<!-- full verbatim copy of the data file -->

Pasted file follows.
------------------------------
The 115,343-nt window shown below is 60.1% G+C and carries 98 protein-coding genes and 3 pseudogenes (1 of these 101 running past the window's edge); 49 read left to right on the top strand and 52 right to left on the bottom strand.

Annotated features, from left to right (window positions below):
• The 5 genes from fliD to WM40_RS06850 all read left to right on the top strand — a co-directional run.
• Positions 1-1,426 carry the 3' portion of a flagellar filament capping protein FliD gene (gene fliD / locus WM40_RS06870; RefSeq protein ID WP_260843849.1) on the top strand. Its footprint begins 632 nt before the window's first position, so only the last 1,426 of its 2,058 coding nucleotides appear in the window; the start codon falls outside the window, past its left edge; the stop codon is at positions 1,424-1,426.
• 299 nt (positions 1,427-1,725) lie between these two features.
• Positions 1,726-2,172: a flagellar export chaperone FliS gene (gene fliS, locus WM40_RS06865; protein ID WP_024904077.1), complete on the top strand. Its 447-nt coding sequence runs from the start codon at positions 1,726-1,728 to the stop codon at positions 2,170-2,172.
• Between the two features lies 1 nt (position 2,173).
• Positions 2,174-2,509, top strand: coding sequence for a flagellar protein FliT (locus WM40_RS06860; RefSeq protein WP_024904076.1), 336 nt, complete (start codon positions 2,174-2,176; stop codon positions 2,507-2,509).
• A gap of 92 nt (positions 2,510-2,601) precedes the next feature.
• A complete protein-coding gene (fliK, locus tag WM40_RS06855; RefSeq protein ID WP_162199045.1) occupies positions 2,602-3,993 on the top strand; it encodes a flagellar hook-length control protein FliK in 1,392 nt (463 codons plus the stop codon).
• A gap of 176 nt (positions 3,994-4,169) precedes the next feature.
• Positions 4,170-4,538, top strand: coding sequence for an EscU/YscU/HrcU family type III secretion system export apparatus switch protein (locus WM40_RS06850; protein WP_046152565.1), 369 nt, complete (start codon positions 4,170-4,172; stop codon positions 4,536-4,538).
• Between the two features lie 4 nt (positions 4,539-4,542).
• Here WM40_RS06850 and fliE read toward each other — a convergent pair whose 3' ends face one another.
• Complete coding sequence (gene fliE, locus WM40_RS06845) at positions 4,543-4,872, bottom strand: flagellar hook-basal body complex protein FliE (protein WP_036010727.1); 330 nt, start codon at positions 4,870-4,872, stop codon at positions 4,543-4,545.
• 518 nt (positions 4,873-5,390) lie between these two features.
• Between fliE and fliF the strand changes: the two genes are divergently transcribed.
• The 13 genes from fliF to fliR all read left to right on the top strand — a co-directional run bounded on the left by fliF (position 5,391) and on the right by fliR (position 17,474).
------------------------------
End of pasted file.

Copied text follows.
The 115,343-nt window shown below is 60.1% G+C and carries 98 protein-coding genes and 3 pseudogenes (1 of these 101 running past the window's edge); 49 read left to right on the top strand and 52 right to left on the bottom strand.

Annotated features, from left to right (window positions below):
• The 5 genes from fliD to WM40_RS06850 all read left to right on the top strand — a co-directional run.
• Positions 1-1,426 carry the 3' portion of a flagellar filament capping protein FliD gene (gene fliD / locus WM40_RS06870; RefSeq protein ID WP_260843849.1) on the top strand. Its footprint begins 632 nt before the window's first position, so only the last 1,426 of its 2,058 coding nucleotides appear in the window; the start codon falls outside the window, past its left edge; the stop codon is at positions 1,424-1,426.
• 299 nt (positions 1,427-1,725) lie between these two features.
• Positions 1,726-2,172: a flagellar export chaperone FliS gene (gene fliS, locus WM40_RS06865; protein ID WP_024904077.1), complete on the top strand. Its 447-nt coding sequence runs from the start codon at positions 1,726-1,728 to the stop codon at positions 2,170-2,172.
• Between the two features lies 1 nt (position 2,173).
• Positions 2,174-2,509, top strand: coding sequence for a flagellar protein FliT (locus WM40_RS06860; RefSeq protein WP_024904076.1), 336 nt, complete (start codon positions 2,174-2,176; stop codon positions 2,507-2,509).
• A gap of 92 nt (positions 2,510-2,601) precedes the next feature.
• A complete protein-coding gene (fliK, locus tag WM40_RS06855; RefSeq protein ID WP_162199045.1) occupies positions 2,602-3,993 on the top strand; it encodes a flagellar hook-length control protein FliK in 1,392 nt (463 codons plus the stop codon).
• A gap of 176 nt (positions 3,994-4,169) precedes the next feature.
• Positions 4,170-4,538, top strand: coding sequence for an EscU/YscU/HrcU family type III secretion system export apparatus switch protein (locus WM40_RS06850; protein WP_046152565.1), 369 nt, complete (start codon positions 4,170-4,172; stop codon positions 4,536-4,538).
• Between the two features lie 4 nt (positions 4,539-4,542).
• Here WM40_RS06850 and fliE read toward each other — a convergent pair whose 3' ends face one another.
• Complete coding sequence (gene fliE, locus WM40_RS06845) at positions 4,543-4,872, bottom strand: flagellar hook-basal body complex protein FliE (protein WP_036010727.1); 330 nt, start codon at positions 4,870-4,872, stop codon at positions 4,543-4,545.
• 518 nt (positions 4,873-5,390) lie between these two features.
• Between fliE and fliF the strand changes: the two genes are divergently transcribed.
• The 13 genes from fliF to fliR all read left to right on the top strand — a co-directional run bounded on the left by fliF (position 5,391) and on the right by fliR (position 17,474).